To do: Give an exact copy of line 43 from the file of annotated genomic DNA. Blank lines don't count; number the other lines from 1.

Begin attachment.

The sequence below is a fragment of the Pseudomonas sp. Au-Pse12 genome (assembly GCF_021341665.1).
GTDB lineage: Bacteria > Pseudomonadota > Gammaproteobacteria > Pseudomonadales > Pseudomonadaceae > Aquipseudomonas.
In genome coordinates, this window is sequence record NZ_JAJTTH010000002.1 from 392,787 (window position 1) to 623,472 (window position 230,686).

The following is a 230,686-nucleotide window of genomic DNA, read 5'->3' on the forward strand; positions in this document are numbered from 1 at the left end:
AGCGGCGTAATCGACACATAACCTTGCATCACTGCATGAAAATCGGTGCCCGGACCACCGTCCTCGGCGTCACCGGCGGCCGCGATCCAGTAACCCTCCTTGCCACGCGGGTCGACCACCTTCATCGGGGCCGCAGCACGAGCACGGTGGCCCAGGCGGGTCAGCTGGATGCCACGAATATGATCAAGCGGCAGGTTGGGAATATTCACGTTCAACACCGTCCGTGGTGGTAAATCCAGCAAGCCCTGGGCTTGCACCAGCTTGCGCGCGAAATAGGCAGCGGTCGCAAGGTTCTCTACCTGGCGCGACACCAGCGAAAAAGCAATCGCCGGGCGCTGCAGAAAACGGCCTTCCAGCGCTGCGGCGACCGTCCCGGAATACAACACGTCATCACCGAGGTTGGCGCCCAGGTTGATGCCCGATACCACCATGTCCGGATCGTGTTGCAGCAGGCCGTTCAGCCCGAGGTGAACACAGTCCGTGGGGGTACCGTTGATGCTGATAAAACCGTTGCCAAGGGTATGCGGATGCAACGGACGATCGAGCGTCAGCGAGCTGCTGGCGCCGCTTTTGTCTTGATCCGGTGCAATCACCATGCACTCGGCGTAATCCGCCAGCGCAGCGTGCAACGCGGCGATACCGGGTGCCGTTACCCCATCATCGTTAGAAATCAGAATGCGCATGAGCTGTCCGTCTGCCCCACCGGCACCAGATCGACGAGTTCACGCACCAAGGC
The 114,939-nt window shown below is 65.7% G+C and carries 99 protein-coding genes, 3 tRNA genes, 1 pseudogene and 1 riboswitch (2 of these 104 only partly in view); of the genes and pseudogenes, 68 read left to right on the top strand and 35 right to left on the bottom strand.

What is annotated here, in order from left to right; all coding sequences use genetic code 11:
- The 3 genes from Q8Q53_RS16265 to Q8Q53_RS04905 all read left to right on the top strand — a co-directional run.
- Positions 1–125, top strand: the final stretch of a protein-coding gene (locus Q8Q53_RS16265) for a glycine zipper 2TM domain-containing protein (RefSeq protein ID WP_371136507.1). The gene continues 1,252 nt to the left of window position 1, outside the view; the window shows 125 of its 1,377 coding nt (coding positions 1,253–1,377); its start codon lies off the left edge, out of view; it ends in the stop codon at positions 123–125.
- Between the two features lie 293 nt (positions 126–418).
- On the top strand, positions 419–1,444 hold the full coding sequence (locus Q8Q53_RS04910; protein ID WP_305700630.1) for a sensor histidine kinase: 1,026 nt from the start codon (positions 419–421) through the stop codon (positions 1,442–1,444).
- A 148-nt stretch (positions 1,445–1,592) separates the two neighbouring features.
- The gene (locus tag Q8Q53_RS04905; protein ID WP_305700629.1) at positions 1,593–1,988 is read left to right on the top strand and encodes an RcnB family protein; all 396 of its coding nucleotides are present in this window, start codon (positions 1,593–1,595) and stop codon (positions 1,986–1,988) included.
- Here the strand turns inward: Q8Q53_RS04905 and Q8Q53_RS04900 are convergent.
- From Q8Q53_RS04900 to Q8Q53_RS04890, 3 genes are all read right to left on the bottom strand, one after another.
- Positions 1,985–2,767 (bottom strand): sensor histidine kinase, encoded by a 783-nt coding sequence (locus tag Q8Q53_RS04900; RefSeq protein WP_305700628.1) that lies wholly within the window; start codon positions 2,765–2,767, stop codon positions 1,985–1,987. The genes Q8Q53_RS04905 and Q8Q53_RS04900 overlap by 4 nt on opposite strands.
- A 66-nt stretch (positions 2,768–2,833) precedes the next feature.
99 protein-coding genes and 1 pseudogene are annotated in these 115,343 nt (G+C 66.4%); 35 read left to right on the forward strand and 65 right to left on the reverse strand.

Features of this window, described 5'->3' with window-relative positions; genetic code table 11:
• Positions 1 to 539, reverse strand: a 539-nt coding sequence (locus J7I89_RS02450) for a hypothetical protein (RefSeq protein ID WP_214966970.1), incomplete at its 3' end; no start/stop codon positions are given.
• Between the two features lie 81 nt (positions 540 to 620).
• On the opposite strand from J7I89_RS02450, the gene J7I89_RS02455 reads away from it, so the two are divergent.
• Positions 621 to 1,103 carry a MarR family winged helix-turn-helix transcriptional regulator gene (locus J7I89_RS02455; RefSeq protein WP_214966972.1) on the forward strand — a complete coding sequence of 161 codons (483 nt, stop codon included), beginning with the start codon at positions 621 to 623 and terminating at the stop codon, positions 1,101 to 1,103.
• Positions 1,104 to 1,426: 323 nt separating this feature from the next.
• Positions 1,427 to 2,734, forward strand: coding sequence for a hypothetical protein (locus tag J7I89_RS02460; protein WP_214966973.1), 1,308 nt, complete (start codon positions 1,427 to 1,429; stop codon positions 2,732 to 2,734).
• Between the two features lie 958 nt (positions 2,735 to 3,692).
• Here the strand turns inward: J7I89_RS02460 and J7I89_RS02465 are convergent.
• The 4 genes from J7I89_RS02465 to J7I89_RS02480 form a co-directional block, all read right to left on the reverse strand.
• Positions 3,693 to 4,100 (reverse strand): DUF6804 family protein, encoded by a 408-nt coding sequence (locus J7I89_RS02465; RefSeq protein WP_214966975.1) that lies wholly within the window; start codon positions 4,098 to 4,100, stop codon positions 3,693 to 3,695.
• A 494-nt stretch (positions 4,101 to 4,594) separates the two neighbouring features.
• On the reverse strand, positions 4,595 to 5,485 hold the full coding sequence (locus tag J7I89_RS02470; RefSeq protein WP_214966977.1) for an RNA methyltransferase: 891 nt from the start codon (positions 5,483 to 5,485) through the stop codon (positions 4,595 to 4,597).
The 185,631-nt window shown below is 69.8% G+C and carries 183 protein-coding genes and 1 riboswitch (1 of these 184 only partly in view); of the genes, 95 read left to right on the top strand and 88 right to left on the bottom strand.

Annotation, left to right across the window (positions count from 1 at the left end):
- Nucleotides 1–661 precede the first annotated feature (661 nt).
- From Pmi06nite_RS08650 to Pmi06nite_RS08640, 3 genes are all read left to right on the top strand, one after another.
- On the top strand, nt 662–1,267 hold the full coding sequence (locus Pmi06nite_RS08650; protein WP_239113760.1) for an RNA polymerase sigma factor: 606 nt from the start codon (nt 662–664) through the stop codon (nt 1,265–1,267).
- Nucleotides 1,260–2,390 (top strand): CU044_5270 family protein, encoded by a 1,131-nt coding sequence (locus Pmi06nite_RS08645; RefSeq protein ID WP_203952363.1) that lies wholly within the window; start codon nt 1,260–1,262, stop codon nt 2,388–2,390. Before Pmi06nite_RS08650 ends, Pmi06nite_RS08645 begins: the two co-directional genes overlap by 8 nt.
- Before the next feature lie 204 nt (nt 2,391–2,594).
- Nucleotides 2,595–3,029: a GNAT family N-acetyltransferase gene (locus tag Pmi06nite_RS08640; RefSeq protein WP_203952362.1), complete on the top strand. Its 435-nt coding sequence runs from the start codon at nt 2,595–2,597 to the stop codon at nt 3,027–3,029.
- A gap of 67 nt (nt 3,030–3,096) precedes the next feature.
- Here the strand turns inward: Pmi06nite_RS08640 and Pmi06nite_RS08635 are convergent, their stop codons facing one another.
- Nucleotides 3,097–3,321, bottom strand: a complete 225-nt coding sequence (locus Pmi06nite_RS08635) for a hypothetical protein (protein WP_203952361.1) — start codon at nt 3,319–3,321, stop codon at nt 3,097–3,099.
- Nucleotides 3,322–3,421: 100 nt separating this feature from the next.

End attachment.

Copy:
- Nucleotides 3,322–3,421: 100 nt separating this feature from the next.